Giove's willingness to race while injured caught up to her at the 2001 world championship in Vail. The day before, in practice, she carried too much speed off a drop, dislocated her shoulder, and knocked herself out on the handlebars. Against all reason, she raced the next day. Toward the bottom of the run, she again went over the handlebars "at the top of a fucking super-steep section," she says. The resulting brain hemorrhage sent her into a months-long daze of blinding pain. "I didn't want to open my eyes for, like, three months," she recalls.
In the years that followed, Giove suffered seizures and chronic headaches. She had always smoked pot recreationally, but her intake soared as she looked for an alternative to prescription painkillers. "Weed definitely helped," she says. "It was the smarter choice for pain control."
When life on the race circuit ended, Giove didn't have a retirement plan or steady medical insurance. But she did have friends with large quantities of pot that needed to be moved, and she jumped into the new venture with enthusiasm. "My first drug deal was 40 pounds of weed. Go big or go home, you know?" she says. "I knew that when I started, it was a commitment. You have to be comfortable with a lot of danger."
In those early days, Giove logged thousands of miles driving around the country, selling weed to small-time dealers. Sometimes she'd be instructed to collect bags of cash from a garbage can in the backyard of a suburban home. Other times she'd ride a dirt bike deep into the woods to deliver heaps of pot grown by "very talented hippies in the hills of California."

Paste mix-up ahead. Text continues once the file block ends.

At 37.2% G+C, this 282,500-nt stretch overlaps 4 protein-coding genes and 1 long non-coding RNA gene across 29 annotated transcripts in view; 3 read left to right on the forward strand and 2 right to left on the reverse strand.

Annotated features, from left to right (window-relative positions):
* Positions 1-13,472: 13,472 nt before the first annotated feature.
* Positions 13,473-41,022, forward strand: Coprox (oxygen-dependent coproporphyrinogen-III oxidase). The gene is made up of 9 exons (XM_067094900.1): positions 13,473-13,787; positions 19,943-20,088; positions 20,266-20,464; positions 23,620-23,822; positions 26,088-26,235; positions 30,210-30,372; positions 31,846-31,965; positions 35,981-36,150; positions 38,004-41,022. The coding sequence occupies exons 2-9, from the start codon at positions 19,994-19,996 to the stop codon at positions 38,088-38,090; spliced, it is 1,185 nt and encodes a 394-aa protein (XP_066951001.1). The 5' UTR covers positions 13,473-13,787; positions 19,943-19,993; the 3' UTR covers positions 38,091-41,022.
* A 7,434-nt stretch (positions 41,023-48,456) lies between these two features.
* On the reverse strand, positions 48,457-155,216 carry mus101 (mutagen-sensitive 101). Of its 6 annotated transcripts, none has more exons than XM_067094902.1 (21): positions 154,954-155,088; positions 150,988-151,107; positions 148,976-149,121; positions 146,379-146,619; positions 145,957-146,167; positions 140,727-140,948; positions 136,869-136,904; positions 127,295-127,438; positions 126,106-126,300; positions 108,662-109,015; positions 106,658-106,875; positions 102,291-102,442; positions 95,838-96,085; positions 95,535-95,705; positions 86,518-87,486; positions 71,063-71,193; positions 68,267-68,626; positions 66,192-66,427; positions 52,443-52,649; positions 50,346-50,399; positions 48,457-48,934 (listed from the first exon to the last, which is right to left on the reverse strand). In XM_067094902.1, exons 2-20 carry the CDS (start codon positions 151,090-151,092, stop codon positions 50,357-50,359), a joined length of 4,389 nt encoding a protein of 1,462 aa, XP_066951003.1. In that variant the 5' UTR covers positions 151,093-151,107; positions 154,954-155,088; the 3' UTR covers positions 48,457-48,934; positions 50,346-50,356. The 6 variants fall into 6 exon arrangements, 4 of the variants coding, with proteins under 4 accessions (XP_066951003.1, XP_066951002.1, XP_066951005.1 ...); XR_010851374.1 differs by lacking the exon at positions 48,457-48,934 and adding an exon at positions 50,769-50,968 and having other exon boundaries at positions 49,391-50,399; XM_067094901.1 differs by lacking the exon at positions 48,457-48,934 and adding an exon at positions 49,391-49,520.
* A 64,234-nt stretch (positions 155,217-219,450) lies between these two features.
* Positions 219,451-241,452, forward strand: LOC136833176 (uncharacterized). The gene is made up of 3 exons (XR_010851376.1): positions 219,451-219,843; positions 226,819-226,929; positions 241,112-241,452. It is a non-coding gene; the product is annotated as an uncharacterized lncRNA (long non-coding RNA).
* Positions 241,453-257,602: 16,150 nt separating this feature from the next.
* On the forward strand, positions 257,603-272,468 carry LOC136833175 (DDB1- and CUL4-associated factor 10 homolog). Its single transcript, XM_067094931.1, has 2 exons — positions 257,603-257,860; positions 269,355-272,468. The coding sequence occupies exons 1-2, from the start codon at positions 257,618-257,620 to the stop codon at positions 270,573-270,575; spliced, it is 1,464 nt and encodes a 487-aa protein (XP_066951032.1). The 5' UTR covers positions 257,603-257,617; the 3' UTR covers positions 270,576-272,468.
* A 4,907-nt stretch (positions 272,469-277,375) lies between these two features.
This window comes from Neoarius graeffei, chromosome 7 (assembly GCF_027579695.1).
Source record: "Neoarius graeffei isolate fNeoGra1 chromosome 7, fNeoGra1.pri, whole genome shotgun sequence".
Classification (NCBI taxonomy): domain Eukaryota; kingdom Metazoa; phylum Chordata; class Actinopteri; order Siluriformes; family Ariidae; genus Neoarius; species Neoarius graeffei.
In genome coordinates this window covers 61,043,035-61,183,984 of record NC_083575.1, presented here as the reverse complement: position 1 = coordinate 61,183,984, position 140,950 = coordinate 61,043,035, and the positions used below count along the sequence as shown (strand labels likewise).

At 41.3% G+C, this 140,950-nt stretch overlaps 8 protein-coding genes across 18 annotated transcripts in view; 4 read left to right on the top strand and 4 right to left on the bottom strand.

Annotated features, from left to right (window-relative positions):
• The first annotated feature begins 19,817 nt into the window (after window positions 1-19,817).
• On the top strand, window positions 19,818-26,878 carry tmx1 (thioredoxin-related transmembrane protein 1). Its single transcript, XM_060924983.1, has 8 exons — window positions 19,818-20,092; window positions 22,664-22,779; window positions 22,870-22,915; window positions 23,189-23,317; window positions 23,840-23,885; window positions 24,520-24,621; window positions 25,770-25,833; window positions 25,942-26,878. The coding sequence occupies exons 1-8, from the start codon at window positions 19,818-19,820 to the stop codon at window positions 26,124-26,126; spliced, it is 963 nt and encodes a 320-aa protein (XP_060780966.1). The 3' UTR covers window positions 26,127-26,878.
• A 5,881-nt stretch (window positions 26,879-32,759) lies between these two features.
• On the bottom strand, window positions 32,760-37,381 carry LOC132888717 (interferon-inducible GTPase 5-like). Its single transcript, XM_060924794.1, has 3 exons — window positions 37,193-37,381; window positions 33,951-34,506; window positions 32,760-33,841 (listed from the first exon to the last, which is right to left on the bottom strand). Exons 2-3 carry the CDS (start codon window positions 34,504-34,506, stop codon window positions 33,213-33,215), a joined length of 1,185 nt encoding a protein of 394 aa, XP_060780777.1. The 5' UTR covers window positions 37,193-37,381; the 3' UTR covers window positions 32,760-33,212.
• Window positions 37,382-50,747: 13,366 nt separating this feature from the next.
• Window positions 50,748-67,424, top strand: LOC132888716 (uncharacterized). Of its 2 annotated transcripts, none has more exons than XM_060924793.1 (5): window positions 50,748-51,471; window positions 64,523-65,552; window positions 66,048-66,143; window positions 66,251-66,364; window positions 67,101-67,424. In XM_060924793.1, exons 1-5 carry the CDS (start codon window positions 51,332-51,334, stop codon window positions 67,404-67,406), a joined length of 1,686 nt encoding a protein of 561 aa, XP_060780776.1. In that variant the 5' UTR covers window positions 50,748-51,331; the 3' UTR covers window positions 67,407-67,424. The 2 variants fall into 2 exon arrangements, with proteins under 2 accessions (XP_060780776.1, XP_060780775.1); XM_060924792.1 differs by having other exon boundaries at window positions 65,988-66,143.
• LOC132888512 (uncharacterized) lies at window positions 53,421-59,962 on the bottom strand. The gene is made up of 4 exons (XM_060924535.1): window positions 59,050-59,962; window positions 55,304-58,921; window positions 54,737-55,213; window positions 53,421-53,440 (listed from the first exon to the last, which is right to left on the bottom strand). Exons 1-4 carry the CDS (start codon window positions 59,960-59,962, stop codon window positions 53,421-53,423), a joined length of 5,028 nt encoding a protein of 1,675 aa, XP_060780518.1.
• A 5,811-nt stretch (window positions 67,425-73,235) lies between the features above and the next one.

Around 2006, two years after she stopped racing, Giove linked up with Canori, a young Californian who built koi ponds in people's backyards on the side and had access to a pipeline of exotic pot strains, including God's Gift, Blue Dream, and OG Kush. She went from moving dozens of pounds per trip to hundreds of pounds. Giove's status as a world-famous extreme athlete was the perfect cover for someone who'd be driving consistently with a locked trailer in tow.
On a monthly basis, Giove made trips to a small apartment in Marin County. There, Canori's workers would load the trailer with custom-built, seven-foot-long wooden boxes packed with dry ice and weed. Giove's dirt bike, mountain bikes, and racing gear were then packed on top to create the illusion of an extreme athlete on the road. Each trip netted her upwards of $30,000, minus what she paid to couriers. But it wasn't just the money that appealed to Giove. "Honestly, I felt like Santa Claus," she says. "I was able to bring people medicine that had personally helped me. I was fucking great at selling weed."